I’d like to say that when it comes to sport that ‘age is just a number’ or ‘like wine, you just get better with age.’ But since I am writing this post while lying on my stomach because a recent bout of sciatica is so painful that the act of sitting feels like I’m being cattle prodded in the butt, then I can’t drag out those cliches. There are advantages to being an older athlete but there are also disadvantages. For anybody under the age of forty who is reading this, here’s what you have to look forward to.
The day before the 1000 Lakes race, I took off my shoes and socks, rolled up my pant leg and dipped my foot into one of the lakes we’d be swimming in.
Having just spent the last four months training in 20°C water and 30°C land temps in the south of France along the Med, there was no way my foot was prepared for 8°C water. Turns out my entire body was not prepared for less than two digit land and water temps even with a wetsuit on. Our team (my beautiful and inspiring wife) and I DNF’d on race day. But I’m not disappointed or bummed or angry, I’m just happy we got as far as we did. Our training was exceptional and proved to us that we could make the cut off times. The cold really threw us for a curve though.
I know for a fact that even if you win a race, you look back and take stock of what you did well and what you need to work on. This is not because I win races but I have spoken with others who have. I think its important to look back and assess your training after every big race or season. When you do this, though, you can’t be too tough on yourself. Beating yourself up is just going to lead to a spiral. These races are a challenge, but most of all, they should be fun.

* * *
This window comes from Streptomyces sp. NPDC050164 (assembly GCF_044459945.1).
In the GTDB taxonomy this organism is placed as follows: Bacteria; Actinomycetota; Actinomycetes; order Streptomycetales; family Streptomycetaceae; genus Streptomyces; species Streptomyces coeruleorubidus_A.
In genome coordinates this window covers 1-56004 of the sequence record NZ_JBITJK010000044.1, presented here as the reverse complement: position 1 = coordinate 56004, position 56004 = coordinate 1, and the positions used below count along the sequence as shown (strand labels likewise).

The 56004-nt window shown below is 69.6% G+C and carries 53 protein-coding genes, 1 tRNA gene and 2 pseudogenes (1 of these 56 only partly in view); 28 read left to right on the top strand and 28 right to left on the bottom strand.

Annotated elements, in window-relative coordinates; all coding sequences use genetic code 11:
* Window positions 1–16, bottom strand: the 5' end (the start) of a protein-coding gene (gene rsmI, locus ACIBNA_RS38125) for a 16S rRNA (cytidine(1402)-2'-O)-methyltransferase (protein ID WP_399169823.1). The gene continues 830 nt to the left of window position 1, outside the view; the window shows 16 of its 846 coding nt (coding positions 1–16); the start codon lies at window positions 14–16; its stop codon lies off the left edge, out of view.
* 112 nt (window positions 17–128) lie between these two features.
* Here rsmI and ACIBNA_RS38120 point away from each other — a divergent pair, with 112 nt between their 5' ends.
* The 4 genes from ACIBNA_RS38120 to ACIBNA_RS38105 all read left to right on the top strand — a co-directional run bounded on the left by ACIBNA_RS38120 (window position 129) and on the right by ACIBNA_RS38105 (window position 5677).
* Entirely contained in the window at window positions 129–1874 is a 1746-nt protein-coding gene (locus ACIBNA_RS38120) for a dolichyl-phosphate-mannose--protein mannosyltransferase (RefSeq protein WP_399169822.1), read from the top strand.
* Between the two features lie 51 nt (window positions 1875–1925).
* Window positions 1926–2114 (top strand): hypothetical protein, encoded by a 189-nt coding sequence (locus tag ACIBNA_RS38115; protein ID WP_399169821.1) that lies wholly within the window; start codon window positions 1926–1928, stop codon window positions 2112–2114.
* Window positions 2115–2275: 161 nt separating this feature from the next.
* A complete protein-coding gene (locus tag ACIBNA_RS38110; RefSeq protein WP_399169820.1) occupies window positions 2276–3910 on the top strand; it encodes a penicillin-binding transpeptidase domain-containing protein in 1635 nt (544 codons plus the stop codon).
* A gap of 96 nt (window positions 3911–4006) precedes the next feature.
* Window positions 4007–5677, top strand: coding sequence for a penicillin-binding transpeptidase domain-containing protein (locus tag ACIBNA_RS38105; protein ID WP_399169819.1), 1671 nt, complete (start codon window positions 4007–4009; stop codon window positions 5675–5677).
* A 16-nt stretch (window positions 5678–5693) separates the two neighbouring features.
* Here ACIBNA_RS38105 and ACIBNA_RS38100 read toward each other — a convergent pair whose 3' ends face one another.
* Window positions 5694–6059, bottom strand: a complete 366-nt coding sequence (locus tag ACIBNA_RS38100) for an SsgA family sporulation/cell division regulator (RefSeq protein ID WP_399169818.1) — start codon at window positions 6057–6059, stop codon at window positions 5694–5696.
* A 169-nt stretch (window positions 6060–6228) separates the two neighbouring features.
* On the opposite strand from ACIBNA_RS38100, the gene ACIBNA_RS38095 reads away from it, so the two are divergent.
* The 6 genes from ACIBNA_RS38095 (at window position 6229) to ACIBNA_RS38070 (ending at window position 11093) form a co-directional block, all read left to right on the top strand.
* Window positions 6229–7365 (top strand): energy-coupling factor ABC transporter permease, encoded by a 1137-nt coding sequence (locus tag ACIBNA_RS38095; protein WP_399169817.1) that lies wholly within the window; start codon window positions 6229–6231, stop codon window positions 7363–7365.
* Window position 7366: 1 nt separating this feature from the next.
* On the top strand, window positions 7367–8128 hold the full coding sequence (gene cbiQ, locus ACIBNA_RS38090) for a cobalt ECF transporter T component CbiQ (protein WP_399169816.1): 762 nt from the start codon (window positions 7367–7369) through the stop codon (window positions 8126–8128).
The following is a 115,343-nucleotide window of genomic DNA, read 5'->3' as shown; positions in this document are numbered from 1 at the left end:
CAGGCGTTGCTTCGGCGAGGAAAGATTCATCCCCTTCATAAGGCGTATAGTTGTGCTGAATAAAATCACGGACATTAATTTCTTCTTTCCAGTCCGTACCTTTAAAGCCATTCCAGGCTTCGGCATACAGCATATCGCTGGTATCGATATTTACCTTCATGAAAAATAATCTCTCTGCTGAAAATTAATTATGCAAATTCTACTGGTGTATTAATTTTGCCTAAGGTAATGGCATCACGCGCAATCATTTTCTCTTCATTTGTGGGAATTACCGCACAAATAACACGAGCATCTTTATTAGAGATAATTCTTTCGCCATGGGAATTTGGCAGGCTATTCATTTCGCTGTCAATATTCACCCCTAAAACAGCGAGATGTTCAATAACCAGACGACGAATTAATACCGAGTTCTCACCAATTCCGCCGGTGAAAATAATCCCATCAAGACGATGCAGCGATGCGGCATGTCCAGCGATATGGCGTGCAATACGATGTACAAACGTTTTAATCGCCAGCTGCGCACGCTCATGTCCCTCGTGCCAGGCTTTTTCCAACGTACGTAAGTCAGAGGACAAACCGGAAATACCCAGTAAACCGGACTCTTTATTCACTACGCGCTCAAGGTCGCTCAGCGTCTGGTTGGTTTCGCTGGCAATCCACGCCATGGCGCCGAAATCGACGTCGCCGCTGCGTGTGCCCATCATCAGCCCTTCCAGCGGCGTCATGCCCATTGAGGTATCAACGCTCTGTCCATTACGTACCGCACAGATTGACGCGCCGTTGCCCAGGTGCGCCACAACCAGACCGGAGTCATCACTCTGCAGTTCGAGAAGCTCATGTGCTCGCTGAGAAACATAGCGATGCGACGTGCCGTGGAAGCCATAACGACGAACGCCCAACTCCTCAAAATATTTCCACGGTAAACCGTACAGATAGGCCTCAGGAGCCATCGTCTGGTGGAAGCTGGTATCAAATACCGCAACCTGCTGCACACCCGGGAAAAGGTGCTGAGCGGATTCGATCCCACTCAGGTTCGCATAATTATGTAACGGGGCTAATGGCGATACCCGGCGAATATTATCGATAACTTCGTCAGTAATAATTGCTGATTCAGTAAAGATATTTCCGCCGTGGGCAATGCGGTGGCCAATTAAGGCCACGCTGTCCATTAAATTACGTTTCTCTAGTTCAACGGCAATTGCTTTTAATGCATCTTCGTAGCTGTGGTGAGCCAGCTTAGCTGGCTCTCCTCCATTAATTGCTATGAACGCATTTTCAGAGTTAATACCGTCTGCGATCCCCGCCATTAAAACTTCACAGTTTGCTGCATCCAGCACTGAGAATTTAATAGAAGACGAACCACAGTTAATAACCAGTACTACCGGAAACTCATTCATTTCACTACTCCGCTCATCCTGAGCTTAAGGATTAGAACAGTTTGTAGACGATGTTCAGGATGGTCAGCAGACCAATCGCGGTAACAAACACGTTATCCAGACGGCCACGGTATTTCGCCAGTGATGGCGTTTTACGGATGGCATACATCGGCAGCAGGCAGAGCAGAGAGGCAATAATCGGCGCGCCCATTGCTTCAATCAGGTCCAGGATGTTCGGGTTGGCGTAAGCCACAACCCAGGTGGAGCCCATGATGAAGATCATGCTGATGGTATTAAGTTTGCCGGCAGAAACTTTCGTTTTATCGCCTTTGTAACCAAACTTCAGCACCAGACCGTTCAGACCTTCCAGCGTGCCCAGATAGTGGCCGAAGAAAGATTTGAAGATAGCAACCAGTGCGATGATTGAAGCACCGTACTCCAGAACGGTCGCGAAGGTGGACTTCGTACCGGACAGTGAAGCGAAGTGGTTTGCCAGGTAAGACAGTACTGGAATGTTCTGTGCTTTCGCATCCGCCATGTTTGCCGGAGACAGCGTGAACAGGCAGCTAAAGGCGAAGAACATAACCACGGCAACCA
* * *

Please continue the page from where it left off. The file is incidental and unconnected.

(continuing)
I grew up in a small town north of Toronto. I started running on country roads and fell in love with long distance running when I was twelve years old. I loved (and still do) getting up just before the sun and going for a run in the country. Running in Canada you get everything from 30+°C heat in the summer and minus 20°C cold in the winter. I started challenging myself when I was 13 and would just run for hours on the weekends not really knowing the distances or pace but just seeing if I could run to the next town and back and then set a new challenge. I first heard about an Ironman when I read an article about it in Sports Illustrated when I was about 13 years old. At the time, an Ironman was a disorganized, crazy endurance challenge and I set my sights on doing one. Finally did my first Ironman more than ten years later in Canada out in British Columbia after completing several marathons and several smaller triathlons. I finished. I still remembered how exhausting that first one was. Although I’m not fast, I love the endurance aspect of sports. This led me to the world of ulra-marathons where I’ve done a 50 mile, 100KM and 100 mile race. A few years ago, my wife told me about these swimrun races in Scandanavia. Easily the toughest endurance event I’ve done because you need to not only have endurance but you have to be quick. Then there’s the challenge of nature, the cold and trails. The best thing about it is being a team with my wife and sharing the highs and the lows that a demanding endurance sport brings. One moment you’re telling each other to fuck off and the next you’re kissing at the finish line.something about yourself. No need to be fancy, just an overview.
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